Posted: Feb 27, 2013 12:51 PM by Melissa Anderson - MTN News
Snowmobiling is one of the most daring winter sports, and for those who thrive on adrenaline, extreme snowmobiling is a way of life.
"We jumped a snowmobile out of an airplane at 13,000 feet. He rode it for 40 seconds and 5,000 feet in a free fall before he bailed and pulled the rip cord. The sled of course tumbled through the air and hit the ground, almost hit a cow. We got written up in a lot of magazines for that," Greg Painter, a movie producer with Mountain Mod Mania, said.
At Mountain Mod Mania, they spare no expense., because filming action from a helicopter, atop the highest mountains on the biggest, baddest mountain sleds, sells.
"Nowadays, with the advent of helmet cameras and point of view cameras, we can put you in the driver's seat," Painter noted.
For the past 10 years, Painter has dedicated his heart and soul to making extreme snowmobiling videos.
Both of his sons began riding at an early age.
"The moments where you are actually got the mindset where you don't think you're going to make it but something miraculous happens and you pull one of the gnarliest lines is unimaginable, and you get that feeling of adrenaline and accomplishment. It's amazing," Quay Painter said.
His brother Jentry added, "I've always wanted to ride snowmobiles and I've always wanted to be that professional rider and I just pursued that goal and I worked for it and I worked for it and I'm finally starting to get there."
While sponsorship helps cover the cost of these powerful snow toys ranging from $25,000 to $50,000, crashes are still a huge setback.
"Some of the stuff we do, we climb up through avalanche shoots right through the rocks, you know, up over the mountains, stuff that mountain goats don't even climb," Painter said.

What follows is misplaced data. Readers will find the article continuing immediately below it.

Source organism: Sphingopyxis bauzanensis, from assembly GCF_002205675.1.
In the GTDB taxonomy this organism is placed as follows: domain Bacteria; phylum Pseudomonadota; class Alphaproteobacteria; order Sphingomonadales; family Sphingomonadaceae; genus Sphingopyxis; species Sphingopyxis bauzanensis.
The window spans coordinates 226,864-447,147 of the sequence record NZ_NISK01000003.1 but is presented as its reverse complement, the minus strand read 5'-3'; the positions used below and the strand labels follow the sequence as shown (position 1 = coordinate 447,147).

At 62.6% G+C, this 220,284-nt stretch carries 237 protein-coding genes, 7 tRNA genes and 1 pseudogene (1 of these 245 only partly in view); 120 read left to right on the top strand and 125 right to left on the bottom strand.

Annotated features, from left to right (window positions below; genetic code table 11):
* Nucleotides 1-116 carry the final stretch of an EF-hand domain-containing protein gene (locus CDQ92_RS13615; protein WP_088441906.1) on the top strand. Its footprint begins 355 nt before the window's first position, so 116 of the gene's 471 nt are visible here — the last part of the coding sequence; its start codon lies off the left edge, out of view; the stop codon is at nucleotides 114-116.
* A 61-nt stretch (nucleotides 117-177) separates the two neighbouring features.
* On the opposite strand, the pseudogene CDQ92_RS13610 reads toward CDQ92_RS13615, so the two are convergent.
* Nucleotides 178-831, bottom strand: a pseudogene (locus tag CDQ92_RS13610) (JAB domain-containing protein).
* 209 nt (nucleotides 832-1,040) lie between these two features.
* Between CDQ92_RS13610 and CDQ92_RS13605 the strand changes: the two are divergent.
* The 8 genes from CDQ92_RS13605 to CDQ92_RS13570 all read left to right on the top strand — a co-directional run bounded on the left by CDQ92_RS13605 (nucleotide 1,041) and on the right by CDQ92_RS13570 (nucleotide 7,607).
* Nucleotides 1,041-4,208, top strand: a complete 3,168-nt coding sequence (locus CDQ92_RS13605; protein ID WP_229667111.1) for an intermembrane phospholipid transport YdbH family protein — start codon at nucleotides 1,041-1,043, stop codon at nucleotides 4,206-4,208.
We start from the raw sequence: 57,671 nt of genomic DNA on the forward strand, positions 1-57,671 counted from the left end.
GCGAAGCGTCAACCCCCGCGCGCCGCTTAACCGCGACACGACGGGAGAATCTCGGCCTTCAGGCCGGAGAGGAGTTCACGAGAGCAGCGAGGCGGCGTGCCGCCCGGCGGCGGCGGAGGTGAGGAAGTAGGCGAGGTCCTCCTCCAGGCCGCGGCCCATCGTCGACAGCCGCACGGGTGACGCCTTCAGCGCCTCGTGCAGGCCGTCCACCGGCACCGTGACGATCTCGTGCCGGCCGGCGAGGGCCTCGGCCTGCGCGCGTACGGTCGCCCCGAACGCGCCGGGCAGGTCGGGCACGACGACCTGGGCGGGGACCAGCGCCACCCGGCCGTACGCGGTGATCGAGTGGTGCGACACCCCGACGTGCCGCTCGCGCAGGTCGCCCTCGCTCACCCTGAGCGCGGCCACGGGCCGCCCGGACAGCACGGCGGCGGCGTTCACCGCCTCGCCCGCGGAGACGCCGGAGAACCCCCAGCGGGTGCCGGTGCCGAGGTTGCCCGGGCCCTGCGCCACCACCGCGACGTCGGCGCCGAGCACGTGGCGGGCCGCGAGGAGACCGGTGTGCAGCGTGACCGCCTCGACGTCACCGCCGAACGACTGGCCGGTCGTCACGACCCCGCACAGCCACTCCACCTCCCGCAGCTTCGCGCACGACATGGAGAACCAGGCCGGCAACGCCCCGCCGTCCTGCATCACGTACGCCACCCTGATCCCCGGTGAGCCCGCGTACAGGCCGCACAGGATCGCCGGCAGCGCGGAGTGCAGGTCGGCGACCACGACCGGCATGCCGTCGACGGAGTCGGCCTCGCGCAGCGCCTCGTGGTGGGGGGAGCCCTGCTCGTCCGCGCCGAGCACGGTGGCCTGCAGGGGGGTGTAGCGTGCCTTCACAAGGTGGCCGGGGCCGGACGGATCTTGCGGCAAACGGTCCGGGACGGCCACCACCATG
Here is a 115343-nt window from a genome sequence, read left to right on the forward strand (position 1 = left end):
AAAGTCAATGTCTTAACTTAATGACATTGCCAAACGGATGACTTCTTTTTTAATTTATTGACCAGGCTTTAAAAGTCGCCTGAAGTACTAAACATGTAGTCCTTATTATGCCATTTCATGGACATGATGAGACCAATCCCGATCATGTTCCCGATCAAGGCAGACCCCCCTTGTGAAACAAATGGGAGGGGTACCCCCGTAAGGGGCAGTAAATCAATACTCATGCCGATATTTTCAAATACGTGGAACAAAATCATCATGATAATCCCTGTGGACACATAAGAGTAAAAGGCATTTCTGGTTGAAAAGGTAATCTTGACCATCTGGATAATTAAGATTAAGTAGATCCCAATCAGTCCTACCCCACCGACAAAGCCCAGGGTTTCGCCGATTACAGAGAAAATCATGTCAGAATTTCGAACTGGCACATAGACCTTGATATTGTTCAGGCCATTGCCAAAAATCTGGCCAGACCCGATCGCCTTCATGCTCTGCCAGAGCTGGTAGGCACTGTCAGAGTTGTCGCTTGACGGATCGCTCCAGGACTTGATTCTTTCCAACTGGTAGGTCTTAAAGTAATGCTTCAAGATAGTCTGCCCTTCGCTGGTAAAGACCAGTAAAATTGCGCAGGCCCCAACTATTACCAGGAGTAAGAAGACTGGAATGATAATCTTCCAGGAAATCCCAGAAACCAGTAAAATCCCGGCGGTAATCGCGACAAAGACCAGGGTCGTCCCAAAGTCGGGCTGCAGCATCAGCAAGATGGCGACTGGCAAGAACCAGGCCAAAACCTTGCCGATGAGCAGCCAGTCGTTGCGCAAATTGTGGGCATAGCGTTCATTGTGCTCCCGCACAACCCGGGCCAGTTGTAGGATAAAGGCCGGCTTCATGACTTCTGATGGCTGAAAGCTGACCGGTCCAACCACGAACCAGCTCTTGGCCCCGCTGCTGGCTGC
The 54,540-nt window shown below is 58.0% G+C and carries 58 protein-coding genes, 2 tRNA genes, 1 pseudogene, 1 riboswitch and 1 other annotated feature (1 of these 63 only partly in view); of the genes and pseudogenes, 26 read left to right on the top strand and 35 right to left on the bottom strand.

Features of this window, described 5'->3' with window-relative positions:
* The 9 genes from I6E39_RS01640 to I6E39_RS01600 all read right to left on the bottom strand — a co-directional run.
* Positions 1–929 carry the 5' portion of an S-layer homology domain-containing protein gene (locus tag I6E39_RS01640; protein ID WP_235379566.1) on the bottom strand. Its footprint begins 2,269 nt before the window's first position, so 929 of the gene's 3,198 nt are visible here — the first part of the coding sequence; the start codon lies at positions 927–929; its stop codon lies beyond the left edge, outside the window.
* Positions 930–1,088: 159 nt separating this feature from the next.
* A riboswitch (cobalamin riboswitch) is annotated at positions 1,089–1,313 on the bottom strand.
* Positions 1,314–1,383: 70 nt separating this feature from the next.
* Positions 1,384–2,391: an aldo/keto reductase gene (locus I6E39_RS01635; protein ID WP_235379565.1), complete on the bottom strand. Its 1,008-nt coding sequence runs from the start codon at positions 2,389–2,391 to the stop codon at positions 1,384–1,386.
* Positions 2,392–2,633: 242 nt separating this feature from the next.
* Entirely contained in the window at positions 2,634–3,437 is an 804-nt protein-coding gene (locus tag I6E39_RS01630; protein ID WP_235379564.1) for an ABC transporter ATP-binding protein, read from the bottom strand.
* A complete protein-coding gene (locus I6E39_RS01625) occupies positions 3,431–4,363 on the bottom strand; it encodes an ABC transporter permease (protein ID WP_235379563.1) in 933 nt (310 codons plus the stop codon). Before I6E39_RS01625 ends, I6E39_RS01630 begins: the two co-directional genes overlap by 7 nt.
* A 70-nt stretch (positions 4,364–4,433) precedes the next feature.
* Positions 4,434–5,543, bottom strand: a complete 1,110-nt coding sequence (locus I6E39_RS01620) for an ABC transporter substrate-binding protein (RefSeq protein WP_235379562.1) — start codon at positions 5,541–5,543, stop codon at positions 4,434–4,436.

Nonetheless, Painter says safety is his number one priority.
"That's one thing that you always got to be cognizant about is avalanche conditions and keeping your riders safe," he said.
Painter's movies are among the top three extreme snowmobile sales with worldwide distribution. That's because only the best clips make the cut.
"Helicopters are cool, but the average helicopter costs between $2,000 and $2,500 an hour. You times that by a day or two of filming, it's a lot of expense so you got to sell a lot of movies at $25 a whack," he said.
Filmed mostly in Canada, Utah, Wyoming and Nevada, Painter says the steeper the mountain or chute, the better.
"If you've climbed this mountain this year, you've got to climb a taller mountain next year. You've got to do something more extreme next year," he said.
No matter how extreme the family tradition, it has brought confidence and will be carried on.
"My kids, they'll ride. They'll drive. They'll do everything that I did," Jentry said.
"Having the movie scene with my dad as the producer definitely opened up a lot of doors and a lot of opportunities. I owe a lot to my dad," said Quay.